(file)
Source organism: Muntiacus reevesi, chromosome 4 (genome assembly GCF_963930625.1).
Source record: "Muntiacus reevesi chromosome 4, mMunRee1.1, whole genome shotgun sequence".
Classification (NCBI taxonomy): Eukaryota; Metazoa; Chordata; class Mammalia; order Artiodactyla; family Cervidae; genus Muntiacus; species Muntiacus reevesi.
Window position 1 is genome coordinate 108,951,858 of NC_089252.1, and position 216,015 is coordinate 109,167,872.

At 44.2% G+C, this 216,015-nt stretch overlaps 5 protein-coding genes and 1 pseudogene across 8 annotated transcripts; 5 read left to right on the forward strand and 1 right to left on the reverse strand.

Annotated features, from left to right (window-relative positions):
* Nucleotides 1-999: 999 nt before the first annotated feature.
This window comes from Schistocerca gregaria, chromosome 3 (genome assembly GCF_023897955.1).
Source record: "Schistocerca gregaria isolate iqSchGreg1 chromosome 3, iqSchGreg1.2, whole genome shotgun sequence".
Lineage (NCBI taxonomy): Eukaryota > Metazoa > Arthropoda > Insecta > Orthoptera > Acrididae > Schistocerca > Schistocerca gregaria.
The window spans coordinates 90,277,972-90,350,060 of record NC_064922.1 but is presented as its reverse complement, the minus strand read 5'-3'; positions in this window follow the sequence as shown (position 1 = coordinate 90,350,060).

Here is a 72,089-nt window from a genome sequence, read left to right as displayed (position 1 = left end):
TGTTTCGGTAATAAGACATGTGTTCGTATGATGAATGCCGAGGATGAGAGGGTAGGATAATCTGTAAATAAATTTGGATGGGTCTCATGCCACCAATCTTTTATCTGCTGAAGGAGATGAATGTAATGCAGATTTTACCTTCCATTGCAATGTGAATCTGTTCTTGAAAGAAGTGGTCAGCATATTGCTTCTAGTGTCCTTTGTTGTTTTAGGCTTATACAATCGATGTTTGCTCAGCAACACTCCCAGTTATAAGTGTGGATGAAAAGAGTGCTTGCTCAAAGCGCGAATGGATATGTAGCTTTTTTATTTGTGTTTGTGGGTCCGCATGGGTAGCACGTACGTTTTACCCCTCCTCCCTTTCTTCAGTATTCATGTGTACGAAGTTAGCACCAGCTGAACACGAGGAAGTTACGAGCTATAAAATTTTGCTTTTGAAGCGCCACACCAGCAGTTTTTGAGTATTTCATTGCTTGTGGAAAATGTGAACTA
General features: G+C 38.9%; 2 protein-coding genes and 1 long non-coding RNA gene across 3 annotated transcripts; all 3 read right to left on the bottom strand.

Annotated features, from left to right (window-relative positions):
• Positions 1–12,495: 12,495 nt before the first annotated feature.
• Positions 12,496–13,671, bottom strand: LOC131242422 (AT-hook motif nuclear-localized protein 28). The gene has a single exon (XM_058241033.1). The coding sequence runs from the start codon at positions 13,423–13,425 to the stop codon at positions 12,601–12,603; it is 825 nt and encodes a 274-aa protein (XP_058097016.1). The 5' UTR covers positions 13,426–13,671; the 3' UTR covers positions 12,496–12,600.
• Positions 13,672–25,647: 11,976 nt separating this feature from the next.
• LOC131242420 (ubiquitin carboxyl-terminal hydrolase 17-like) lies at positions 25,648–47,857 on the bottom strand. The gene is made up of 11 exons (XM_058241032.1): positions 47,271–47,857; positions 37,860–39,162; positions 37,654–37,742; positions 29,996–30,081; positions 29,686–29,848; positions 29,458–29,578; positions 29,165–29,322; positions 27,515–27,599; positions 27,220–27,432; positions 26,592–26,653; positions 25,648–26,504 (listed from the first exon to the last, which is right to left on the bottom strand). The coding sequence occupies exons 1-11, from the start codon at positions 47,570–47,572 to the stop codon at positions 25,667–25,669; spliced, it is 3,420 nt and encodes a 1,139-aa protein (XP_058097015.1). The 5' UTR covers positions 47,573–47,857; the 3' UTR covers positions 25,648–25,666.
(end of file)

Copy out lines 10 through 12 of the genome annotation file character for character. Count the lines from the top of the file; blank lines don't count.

Lineage (NCBI taxonomy): Eukaryota > Metazoa > Arthropoda > Insecta > Orthoptera > Acrididae > Schistocerca > Schistocerca gregaria.
The window spans coordinates 90,277,972-90,350,060 of record NC_064922.1 but is presented as its reverse complement, the minus strand read 5'-3'; positions in this window follow the sequence as shown (position 1 = coordinate 90,350,060).

Here is a 72,089-nt window from a genome sequence, read left to right as displayed (position 1 = left end):